September 12, 2008

Matyas Rakosi

In Hungarian, the /cz/ in "Rakoczi" is pronounced similarly to the /ts/ in "bats" or the /tz/ in "Yahtzee" (as a single syllable). In the phonetic drift westward, English speakers would typically reduce the consonants just to /z/.

The name was inspired by Sigismund Rakoczi, who reigned briefly as Prince of Transylvania from 1607 to 1608. But a reader who was born and raised in Hungary sent me the following historical clarification:

I appreciated you weaving my Vaterland into the story, but on a gut level I was disturbed by the choice of name for the vampire sire, Rakoczi. That name evokes one of the most revered figures in Hungarian history, Prince Francis Rakoczi II, who led an uprising against the Habsburg empire between 1703 and 1711. The uprising (like most Hungarian ones) was crushed and he spent the rest of his life as an exile to Turkey. His figure is one deeply respected by most Hungarians.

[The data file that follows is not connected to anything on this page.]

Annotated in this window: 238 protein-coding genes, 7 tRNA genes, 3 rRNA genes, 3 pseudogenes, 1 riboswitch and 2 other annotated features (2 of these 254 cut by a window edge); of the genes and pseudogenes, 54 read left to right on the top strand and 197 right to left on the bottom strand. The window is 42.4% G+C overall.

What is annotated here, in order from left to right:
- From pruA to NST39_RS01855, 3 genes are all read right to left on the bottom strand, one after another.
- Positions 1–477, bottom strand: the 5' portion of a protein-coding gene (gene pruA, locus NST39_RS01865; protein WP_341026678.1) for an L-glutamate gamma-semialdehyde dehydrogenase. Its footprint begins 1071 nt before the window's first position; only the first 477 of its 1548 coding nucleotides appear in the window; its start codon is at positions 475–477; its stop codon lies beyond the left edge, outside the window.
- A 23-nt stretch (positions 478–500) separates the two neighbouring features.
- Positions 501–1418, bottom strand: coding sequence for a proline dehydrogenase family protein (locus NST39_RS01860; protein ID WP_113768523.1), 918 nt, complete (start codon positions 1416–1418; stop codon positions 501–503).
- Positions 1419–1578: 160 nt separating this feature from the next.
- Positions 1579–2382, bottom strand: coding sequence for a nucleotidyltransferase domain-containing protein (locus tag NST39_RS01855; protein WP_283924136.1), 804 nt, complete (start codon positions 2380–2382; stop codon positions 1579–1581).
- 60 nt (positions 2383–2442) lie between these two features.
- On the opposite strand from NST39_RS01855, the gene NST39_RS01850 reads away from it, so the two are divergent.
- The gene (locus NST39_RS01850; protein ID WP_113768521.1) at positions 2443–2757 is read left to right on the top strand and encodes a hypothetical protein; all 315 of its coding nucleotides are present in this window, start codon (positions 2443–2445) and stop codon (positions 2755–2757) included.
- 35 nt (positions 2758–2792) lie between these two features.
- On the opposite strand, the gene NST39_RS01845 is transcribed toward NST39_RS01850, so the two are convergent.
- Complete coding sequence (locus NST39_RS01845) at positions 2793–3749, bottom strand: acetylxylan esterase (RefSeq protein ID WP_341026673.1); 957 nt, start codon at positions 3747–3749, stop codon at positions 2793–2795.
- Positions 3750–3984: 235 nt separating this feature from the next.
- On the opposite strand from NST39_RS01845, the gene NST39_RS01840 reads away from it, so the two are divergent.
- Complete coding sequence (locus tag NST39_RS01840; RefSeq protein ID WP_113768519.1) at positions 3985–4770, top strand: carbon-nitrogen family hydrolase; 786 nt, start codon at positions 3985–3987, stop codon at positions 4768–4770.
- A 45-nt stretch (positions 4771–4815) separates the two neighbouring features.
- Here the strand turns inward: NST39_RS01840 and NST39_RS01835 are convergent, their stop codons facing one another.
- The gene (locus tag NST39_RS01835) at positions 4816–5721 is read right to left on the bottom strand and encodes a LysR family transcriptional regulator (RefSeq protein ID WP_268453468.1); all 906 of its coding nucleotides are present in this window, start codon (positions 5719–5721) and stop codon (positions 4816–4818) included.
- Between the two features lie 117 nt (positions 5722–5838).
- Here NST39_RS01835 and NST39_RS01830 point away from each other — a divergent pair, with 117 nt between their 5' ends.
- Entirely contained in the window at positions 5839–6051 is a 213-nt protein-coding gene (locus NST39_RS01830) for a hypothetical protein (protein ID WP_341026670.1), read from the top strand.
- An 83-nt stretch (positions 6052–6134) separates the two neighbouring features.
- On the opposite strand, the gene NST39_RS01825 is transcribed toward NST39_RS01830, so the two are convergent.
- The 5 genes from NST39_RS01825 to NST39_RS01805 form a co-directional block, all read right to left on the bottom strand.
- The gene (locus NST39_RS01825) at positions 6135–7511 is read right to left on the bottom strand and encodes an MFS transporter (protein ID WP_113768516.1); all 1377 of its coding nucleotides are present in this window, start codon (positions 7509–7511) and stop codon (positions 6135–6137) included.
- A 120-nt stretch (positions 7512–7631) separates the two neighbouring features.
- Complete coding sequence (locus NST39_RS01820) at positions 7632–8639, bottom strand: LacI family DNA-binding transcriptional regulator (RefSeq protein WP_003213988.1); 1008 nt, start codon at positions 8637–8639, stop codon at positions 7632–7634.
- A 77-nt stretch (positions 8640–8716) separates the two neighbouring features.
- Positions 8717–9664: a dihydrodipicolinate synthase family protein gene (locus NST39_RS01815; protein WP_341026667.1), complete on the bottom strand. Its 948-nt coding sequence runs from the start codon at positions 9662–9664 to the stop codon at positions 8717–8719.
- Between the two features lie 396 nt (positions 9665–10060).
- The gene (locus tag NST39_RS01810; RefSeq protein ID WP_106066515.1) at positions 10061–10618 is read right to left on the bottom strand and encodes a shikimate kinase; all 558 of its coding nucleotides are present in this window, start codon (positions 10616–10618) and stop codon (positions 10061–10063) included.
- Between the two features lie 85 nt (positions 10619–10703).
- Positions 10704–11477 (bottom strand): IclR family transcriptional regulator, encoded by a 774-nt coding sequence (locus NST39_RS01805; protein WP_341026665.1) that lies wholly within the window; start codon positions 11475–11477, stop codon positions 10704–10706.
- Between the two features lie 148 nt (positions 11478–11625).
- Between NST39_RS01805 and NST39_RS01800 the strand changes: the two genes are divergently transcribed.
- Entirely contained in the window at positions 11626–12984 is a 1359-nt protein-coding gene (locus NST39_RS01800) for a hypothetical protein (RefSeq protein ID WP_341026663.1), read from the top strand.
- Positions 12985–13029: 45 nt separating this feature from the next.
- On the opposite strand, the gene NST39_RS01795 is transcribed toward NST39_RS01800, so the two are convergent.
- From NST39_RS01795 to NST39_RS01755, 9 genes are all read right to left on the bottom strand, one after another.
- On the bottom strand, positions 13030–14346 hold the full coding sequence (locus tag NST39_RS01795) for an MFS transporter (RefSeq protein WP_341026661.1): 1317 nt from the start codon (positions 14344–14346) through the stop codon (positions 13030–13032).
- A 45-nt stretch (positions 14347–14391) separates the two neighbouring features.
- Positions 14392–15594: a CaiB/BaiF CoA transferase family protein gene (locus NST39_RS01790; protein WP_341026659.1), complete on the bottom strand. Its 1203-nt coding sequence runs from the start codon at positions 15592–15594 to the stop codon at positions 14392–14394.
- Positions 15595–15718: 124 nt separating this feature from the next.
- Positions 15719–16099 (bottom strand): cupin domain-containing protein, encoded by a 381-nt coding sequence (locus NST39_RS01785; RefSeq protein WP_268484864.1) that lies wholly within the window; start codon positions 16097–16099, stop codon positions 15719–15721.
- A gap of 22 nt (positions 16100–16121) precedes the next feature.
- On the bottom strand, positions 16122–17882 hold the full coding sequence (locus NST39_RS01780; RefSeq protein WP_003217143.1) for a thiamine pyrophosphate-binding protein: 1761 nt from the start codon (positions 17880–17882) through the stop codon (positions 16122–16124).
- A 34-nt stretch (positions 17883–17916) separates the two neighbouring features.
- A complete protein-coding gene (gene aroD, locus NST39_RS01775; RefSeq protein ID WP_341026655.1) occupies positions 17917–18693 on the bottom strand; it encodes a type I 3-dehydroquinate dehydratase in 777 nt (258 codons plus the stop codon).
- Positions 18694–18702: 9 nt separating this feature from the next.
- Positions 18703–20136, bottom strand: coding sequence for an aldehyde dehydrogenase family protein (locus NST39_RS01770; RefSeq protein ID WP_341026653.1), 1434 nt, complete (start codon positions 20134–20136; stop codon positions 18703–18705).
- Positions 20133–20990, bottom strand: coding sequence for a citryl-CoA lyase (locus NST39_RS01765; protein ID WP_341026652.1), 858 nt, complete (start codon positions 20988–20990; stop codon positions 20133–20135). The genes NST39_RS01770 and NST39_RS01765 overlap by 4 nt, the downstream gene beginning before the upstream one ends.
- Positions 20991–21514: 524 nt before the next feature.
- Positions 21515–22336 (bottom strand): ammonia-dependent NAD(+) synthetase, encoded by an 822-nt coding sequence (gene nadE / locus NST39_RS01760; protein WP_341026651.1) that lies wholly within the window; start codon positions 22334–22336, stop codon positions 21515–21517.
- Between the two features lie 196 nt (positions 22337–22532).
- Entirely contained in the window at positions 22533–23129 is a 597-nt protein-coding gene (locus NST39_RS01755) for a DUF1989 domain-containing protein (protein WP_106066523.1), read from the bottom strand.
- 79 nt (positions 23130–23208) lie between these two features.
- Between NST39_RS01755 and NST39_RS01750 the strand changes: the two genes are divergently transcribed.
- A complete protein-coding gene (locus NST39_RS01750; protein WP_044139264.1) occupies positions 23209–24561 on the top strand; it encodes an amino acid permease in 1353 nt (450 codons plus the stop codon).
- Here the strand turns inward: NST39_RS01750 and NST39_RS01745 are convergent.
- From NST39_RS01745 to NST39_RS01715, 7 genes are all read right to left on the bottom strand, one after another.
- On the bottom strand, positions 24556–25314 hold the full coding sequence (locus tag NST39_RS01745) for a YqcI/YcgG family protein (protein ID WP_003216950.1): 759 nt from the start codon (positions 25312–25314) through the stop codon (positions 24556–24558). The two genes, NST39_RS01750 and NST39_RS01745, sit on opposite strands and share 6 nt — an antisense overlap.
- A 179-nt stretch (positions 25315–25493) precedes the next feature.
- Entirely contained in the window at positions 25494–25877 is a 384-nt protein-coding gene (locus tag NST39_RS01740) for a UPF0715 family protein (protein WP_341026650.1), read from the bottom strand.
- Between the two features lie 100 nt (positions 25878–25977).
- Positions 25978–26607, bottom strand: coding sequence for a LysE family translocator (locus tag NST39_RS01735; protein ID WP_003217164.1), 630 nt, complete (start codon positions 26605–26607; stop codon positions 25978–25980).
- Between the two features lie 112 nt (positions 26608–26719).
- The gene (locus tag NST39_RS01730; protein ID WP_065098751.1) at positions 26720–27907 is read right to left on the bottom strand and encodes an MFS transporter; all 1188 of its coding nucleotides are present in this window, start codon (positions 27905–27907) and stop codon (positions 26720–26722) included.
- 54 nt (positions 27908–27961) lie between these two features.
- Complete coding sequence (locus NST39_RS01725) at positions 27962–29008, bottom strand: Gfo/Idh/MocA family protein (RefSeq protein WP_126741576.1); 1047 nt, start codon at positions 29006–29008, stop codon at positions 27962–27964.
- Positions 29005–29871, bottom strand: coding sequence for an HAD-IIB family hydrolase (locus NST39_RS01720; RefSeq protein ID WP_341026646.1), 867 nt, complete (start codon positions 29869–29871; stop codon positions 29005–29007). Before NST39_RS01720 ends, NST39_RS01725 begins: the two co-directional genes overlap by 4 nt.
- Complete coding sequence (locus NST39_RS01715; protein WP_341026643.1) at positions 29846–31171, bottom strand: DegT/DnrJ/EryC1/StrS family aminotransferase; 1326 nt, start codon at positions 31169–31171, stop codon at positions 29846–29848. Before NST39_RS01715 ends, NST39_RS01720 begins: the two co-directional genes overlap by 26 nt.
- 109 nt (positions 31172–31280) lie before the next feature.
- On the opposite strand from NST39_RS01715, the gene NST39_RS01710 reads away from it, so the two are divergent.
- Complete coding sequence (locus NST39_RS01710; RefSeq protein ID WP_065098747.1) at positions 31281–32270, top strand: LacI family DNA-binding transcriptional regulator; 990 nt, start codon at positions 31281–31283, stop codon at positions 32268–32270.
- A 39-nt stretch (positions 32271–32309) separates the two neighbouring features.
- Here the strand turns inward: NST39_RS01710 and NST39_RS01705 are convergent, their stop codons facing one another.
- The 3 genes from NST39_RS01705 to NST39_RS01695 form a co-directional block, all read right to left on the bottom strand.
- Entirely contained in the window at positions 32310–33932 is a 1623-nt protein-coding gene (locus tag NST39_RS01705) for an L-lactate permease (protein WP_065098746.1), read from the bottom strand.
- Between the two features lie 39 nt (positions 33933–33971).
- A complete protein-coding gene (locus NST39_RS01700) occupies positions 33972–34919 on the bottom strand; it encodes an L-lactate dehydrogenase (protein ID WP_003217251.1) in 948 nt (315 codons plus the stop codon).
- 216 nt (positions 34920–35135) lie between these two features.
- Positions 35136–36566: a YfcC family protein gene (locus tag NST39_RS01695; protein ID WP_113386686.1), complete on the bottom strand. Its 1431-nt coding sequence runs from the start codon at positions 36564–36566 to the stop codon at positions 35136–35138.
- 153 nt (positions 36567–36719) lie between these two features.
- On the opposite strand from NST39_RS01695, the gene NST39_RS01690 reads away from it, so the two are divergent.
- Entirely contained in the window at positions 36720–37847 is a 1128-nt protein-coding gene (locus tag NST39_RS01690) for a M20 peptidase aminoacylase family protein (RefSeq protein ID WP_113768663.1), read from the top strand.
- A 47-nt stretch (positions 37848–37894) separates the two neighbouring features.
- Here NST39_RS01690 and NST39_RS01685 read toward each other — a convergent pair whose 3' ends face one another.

She also helpfully provided a list of infamous Hungarian villains. Topping the list was Matyas Rakosi, the brutal dictator who ruled Hungary from 1945 to 1956, and described himself as "Stalin's best Hungarian disciple."

In all future editions of the novel, the "cz" will be changed to "s."

My correspondent also brought to my attention Countess Elizabeth Bathory, "possibly the most prolific serial killer in history," accused of killing "hundreds of girls and young women." I wish I could say that Milada was based on her, though I am intrigued by the similarities in retrospect.

Wylde Medical Informatics employs the same technology as the Utah Population Database at the Huntsman Cancer Institute:

The central component of the UPDB is an extensive set of Utah family histories, in which family members are linked to demographic and medical information. The UPDB includes diagnostic records on cancer, cause of death, and medical details associated with births. It also includes claims data from statewide inpatient hospital discharge records. The UPDB provides access to information on over 6.5 million individuals and supports more than 75 research projects.

The institute is named for Jon Huntsman, the founder of Huntsman Corporation, one of the world's largest chemical companies. His son is the current governor of Utah.

Louis Rukeyser, the long-time host of Wall $treet Week, coined the term "Elves" to refer to technical stock analysts. Technical analysts evaluate only the performance of a security in the financial markets in order to predict future behavior, not whatever product or service the company actually sells.

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